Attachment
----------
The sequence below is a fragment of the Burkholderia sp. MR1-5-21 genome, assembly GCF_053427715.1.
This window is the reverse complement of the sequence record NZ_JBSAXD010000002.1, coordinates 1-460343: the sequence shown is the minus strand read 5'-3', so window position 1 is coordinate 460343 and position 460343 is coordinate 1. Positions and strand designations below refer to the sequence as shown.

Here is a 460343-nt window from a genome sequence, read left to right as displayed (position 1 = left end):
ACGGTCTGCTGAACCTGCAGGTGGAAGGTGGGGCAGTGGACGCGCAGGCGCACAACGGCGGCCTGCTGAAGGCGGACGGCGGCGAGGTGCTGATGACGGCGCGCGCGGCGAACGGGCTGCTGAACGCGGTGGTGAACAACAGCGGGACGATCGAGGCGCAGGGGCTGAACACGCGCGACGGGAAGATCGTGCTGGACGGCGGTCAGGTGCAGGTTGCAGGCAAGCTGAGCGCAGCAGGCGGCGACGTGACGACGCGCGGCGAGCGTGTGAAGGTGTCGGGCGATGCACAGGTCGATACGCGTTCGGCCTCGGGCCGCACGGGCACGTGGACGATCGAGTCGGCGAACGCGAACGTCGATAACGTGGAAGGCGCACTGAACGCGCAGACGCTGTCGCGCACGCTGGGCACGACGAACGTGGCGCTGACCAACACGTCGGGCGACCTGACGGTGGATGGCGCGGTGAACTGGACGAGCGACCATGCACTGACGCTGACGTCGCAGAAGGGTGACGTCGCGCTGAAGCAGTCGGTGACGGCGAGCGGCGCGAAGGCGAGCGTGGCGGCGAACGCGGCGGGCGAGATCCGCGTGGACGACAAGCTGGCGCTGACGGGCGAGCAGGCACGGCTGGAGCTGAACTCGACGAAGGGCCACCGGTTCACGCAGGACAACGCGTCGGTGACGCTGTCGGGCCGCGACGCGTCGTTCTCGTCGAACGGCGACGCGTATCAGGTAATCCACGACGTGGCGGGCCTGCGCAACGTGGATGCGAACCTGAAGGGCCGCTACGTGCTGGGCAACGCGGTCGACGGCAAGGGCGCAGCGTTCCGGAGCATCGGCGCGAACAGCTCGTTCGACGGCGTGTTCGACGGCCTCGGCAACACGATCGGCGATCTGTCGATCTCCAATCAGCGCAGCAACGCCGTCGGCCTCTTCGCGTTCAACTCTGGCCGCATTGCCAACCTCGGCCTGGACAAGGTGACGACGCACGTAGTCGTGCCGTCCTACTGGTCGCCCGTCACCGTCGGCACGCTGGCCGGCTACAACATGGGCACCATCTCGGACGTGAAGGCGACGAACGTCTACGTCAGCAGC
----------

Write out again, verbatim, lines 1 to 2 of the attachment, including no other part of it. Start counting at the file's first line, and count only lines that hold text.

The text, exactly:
The sequence below is a fragment of the Burkholderia sp. MR1-5-21 genome, assembly GCF_053427715.1.
This window is the reverse complement of the sequence record NZ_JBSAXD010000002.1, coordinates 1-460343: the sequence shown is the minus strand read 5'-3', so window position 1 is coordinate 460343 and position 460343 is coordinate 1. Positions and strand designations below refer to the sequence as shown.